Fiction – hard cover; Jonathan Cape; 214 pages; 2011. Review copy courtesy of the publisher.
It’s been a long time since I have read anything by Roddy Doyle. I devoured his Barrytown Trilogy in the mid-1990s, absolutely loved his Booker-winning Paddy Clarke, Ha, Ha, Ha and got ready to slash my wrists over The Woman Who Walked Into Doors. But I was less impressed with a Star Called Henry and so I didn’t bother reading the two follow-ups in that series.
But when his latest book popped through the letter box unsolicited a month or so ago, I figured I should give the poor man a second chance.
Bullfighting is a volume of short stories that could be best categorised as tales of male middle-age angst. There are 13 stories in this collection, many of which have been published elsewhere, including the New Yorker and The Faber Book of New Irish Short Stories.
The men in this book are passive, weak and out of touch with their emotions. Those that are married seem unable to communicate on any meaningful level with their wives. In The Joke, one man feels as if he’s invisible, that he’s being taken for granted by his wife, but he cannot articulate the problem — “Sick of what, but? He wasn’t sure. The whole thing. Everything. He was just sick of it” — so nothing is resolved.
It’s even worse for Kevin in the story Ash. His wife tells him she’s leaving him, but then she returns for one last romp in bed — “She rode the arse off me” — before disappearing again. He doesn’t know if his wife is ever coming back. Indeed, he’s not even sure if his wife has properly left him, because she’s not taken any personal belongings with her. He is stuck at home with the kids, but does nothing — he doesn’t even have the courage to make a phone call — to clarify the situation, to express his anger, or his dismay. He is kind of pathetic.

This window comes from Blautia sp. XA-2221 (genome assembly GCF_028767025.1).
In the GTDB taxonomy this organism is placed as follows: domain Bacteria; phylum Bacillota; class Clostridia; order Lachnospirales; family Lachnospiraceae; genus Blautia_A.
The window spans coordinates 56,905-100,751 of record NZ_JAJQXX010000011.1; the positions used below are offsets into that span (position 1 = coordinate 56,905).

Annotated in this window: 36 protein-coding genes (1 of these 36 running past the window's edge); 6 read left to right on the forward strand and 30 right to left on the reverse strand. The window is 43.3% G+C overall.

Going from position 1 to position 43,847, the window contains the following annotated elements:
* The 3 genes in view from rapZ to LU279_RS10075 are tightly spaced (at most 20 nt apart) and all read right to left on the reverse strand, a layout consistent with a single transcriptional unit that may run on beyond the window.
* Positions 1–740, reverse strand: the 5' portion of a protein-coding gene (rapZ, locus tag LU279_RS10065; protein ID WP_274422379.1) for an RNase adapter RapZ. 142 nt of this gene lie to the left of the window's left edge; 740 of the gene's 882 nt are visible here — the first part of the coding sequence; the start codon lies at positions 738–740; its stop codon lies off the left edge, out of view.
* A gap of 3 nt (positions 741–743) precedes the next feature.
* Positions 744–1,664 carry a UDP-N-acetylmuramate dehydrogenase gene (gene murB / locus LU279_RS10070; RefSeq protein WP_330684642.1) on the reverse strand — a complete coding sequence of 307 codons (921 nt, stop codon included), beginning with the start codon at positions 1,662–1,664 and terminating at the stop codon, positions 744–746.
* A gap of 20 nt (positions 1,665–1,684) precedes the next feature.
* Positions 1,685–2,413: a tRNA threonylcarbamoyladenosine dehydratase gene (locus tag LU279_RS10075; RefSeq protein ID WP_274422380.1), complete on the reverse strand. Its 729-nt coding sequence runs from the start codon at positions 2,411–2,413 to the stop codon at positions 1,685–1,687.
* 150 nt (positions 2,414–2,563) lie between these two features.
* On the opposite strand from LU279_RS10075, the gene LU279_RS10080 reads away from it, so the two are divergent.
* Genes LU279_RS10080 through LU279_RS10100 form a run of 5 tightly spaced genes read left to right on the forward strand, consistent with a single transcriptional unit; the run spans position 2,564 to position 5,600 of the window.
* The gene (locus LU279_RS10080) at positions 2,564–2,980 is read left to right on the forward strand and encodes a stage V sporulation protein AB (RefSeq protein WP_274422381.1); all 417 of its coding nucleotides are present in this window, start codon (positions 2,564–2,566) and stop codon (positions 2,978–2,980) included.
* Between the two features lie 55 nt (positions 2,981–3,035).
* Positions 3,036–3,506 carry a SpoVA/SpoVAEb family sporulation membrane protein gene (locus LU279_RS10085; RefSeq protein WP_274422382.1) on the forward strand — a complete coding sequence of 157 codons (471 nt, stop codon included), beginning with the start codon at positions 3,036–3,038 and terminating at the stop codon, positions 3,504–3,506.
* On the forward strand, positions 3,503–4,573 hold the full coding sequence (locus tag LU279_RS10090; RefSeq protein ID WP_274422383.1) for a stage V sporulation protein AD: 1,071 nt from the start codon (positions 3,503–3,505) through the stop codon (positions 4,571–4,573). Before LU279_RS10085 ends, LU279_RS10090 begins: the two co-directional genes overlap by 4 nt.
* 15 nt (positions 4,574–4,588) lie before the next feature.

The over-riding theme here is men — “miserable poor shites” as one character describes it — stuck in ruts, of boredom, of monotony. Hanahoe, in the opening story Recuperation, puts it like this:
It’s depressing, a life, laid out like that. Mass, driving the kids to football, or dancing. The pint on Friday. The sex on Sunday. Pay on Thursday. The shop on Saturday. Leave the house at the same time, park in the same spot. The loyalty card. The bags. The routine. One day he knew: he hated it.
But just as I was getting sick of the repetitive themes — the family men growing old, coming to terms with the kids leaving home, of parents requiring care, of friends and neighbours dying of one disease (usually cancer) or another — Doyle throws a curve ball in the form of Blood, a startling story about a married man who develops a taste for raw steak and wonders if he might be turning into a vampire.
The stories that follow are slightly more edgy, although they are still peopled by men facing the fact that they have already lived more than half of their lives. The signature story, Bullfighting, hints at men finally opening up and communicating with one another beyond the usual pub-talk of football and politics. It revolves around four childhood friends holidaying in Spain, sleeping by day, partying by night, and even if it is the drunkenness that allows them to talk openly, at least they are admitting their problems and failings.
The collection as a whole is an effortless read, told in warm and witty Roddy Doyle style. But with so much male repression bound up in one book, most of it completely unresolved, I wondered how much of it is a true reflection of this generation — okay, my generation — of men? When Terence, in The Slave, says middle-age is all about “getting older, slower, tired, bored, useless. It’s death becoming something real”, is that what most men think — and feel? Answers in the comments box, please!